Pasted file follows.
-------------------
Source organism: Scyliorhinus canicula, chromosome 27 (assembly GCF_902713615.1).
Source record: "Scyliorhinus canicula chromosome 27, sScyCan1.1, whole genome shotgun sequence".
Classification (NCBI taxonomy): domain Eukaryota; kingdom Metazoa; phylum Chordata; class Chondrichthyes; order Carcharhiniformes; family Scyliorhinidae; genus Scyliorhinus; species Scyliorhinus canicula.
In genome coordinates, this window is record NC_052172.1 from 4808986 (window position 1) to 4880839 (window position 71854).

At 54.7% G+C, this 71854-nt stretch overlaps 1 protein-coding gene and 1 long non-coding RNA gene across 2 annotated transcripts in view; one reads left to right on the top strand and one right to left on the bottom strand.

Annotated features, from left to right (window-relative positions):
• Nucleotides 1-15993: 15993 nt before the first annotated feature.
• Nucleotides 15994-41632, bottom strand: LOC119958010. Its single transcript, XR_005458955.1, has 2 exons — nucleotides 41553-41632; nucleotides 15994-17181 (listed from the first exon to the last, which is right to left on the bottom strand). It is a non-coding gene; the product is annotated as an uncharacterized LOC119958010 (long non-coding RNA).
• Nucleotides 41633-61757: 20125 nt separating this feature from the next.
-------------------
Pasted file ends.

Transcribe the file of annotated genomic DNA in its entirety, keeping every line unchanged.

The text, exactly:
Source organism: Scyliorhinus canicula, chromosome 27 (assembly GCF_902713615.1).
Source record: "Scyliorhinus canicula chromosome 27, sScyCan1.1, whole genome shotgun sequence".
Classification (NCBI taxonomy): domain Eukaryota; kingdom Metazoa; phylum Chordata; class Chondrichthyes; order Carcharhiniformes; family Scyliorhinidae; genus Scyliorhinus; species Scyliorhinus canicula.
In genome coordinates, this window is record NC_052172.1 from 4808986 (window position 1) to 4880839 (window position 71854).

At 54.7% G+C, this 71854-nt stretch overlaps 1 protein-coding gene and 1 long non-coding RNA gene across 2 annotated transcripts in view; one reads left to right on the top strand and one right to left on the bottom strand.

Annotated features, from left to right (window-relative positions):
• Nucleotides 1-15993: 15993 nt before the first annotated feature.
• Nucleotides 15994-41632, bottom strand: LOC119958010. Its single transcript, XR_005458955.1, has 2 exons — nucleotides 41553-41632; nucleotides 15994-17181 (listed from the first exon to the last, which is right to left on the bottom strand). It is a non-coding gene; the product is annotated as an uncharacterized LOC119958010 (long non-coding RNA).
• Nucleotides 41633-61757: 20125 nt separating this feature from the next.